3rd Generation Partnership Project (3GPP) is the standards development body for mobile communications. Successive generations 3G, 4G to the current 5G chronicle this expansion of spectrum bandwidth. 3GPP defines the test models (TM) or modulation profiles for testing linear performance of user equipment (UE) and base station (BS), and by extension the devices used in those systems. 5G modulation schemes for both uplink and downlink range from channel width of 5 to 100MHz with peak to average ratios (PAR) up to 14dB. See Figure 2 below.
Channel power is specified by average power. High PAR therefore will require the lab amplifier to maintain good linearity to the peak value (avg power = 23dBm, PAR = 14dB, peak power = 37dBm). Figure 3 is a measurement of AR Model# 30S1G6 using TM 1.1. This plot shows the average power output for a given linear target. By comparison, Class AB power amplifiers are by nature less linear and are prone to gain expansion from small signal to max power. This adds to the distortion on high PAR modulations.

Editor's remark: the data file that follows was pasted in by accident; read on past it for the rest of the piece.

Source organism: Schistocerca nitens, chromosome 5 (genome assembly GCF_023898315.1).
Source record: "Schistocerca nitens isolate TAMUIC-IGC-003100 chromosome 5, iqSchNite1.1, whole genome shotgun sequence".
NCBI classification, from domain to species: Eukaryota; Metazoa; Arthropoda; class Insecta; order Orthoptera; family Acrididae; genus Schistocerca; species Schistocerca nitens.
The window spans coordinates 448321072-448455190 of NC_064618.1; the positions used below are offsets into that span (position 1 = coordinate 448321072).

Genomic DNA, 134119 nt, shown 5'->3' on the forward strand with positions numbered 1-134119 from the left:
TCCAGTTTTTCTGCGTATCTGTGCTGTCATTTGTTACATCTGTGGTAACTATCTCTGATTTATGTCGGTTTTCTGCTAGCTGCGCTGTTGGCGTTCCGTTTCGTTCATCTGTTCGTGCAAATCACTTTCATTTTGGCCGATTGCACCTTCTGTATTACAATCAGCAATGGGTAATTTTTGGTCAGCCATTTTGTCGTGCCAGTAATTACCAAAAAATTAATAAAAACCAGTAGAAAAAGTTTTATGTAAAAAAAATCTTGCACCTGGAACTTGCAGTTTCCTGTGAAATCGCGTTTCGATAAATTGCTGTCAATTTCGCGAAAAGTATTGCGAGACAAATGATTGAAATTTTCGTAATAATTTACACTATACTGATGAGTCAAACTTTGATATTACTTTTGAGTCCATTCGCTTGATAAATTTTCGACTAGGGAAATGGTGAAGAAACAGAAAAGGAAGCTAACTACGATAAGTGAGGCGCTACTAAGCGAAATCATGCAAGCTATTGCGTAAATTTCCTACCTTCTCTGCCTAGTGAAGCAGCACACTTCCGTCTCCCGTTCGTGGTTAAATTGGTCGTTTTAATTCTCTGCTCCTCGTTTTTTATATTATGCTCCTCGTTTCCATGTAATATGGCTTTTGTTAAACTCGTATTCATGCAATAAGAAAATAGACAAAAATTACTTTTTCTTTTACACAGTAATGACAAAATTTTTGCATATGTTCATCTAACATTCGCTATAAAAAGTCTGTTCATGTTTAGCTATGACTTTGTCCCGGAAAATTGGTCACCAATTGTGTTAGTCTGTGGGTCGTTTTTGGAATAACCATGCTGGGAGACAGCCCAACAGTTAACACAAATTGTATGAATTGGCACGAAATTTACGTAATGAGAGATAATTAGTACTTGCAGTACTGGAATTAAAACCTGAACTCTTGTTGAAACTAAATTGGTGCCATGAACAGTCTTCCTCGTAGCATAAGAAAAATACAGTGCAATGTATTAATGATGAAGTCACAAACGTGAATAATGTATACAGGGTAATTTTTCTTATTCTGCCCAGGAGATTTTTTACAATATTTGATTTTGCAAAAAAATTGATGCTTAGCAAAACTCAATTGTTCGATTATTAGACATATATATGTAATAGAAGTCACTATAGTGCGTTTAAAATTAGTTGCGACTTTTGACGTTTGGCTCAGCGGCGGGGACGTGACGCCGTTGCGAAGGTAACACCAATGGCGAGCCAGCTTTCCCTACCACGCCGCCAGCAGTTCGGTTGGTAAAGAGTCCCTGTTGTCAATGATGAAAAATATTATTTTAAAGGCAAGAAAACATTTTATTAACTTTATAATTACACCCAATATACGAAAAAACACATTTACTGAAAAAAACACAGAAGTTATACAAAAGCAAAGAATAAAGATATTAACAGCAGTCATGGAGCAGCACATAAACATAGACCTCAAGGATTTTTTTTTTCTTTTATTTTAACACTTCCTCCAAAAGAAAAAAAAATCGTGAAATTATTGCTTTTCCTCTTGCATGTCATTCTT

Multi-tone intermodulation measurements can benefit as well from a power amplifier. While this is a ‘small signal’ parameter, very high IP3 devices, such as a base station T/R switch, require a large dynamic range. For an input IP3 of 50 dBm and a total tone power of 0 dBm, IM products will be ~ -109dBm (dynamic range = 109dB). This can be difficult to measure accurately. By increasing RF drive while keeping level below saturation, IM products are exponentially increased and dynamic range reduced to a comfortable level (IIP3 = 50dBm, total tone power = 30dBm, IM product = -19dBm, dynamic range = 46dB). High power devices will also need drive amplification to measure deep saturation and isolation.